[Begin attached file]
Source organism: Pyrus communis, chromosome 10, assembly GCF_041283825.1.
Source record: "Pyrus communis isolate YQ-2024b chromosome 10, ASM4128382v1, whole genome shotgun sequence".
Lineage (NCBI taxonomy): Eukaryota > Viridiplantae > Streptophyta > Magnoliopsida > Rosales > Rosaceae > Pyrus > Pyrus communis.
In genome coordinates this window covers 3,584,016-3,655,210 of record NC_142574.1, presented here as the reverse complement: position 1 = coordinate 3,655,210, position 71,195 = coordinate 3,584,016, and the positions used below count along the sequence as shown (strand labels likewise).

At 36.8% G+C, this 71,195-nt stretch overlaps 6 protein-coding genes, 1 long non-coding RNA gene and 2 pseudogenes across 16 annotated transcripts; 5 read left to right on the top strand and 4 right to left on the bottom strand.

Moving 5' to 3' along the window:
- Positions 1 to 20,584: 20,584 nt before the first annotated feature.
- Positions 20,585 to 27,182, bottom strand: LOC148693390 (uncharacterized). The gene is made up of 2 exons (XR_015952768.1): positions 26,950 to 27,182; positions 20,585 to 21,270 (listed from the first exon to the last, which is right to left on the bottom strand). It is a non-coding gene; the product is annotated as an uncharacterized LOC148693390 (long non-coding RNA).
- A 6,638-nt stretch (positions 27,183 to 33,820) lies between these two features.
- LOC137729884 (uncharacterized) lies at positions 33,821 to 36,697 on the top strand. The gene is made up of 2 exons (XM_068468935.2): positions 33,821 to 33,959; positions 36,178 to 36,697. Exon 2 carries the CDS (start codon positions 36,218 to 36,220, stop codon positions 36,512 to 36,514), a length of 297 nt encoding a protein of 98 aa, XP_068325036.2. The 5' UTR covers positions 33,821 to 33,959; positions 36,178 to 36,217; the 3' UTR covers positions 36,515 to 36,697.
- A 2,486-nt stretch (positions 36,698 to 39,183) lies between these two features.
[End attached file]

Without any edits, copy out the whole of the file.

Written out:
Source organism: Pyrus communis, chromosome 10, assembly GCF_041283825.1.
Source record: "Pyrus communis isolate YQ-2024b chromosome 10, ASM4128382v1, whole genome shotgun sequence".
Lineage (NCBI taxonomy): Eukaryota > Viridiplantae > Streptophyta > Magnoliopsida > Rosales > Rosaceae > Pyrus > Pyrus communis.
In genome coordinates this window covers 3,584,016-3,655,210 of record NC_142574.1, presented here as the reverse complement: position 1 = coordinate 3,655,210, position 71,195 = coordinate 3,584,016, and the positions used below count along the sequence as shown (strand labels likewise).

At 36.8% G+C, this 71,195-nt stretch overlaps 6 protein-coding genes, 1 long non-coding RNA gene and 2 pseudogenes across 16 annotated transcripts; 5 read left to right on the top strand and 4 right to left on the bottom strand.

Moving 5' to 3' along the window:
- Positions 1 to 20,584: 20,584 nt before the first annotated feature.
- Positions 20,585 to 27,182, bottom strand: LOC148693390 (uncharacterized). The gene is made up of 2 exons (XR_015952768.1): positions 26,950 to 27,182; positions 20,585 to 21,270 (listed from the first exon to the last, which is right to left on the bottom strand). It is a non-coding gene; the product is annotated as an uncharacterized LOC148693390 (long non-coding RNA).
- A 6,638-nt stretch (positions 27,183 to 33,820) lies between these two features.
- LOC137729884 (uncharacterized) lies at positions 33,821 to 36,697 on the top strand. The gene is made up of 2 exons (XM_068468935.2): positions 33,821 to 33,959; positions 36,178 to 36,697. Exon 2 carries the CDS (start codon positions 36,218 to 36,220, stop codon positions 36,512 to 36,514), a length of 297 nt encoding a protein of 98 aa, XP_068325036.2. The 5' UTR covers positions 33,821 to 33,959; positions 36,178 to 36,217; the 3' UTR covers positions 36,515 to 36,697.
- A 2,486-nt stretch (positions 36,698 to 39,183) lies between these two features.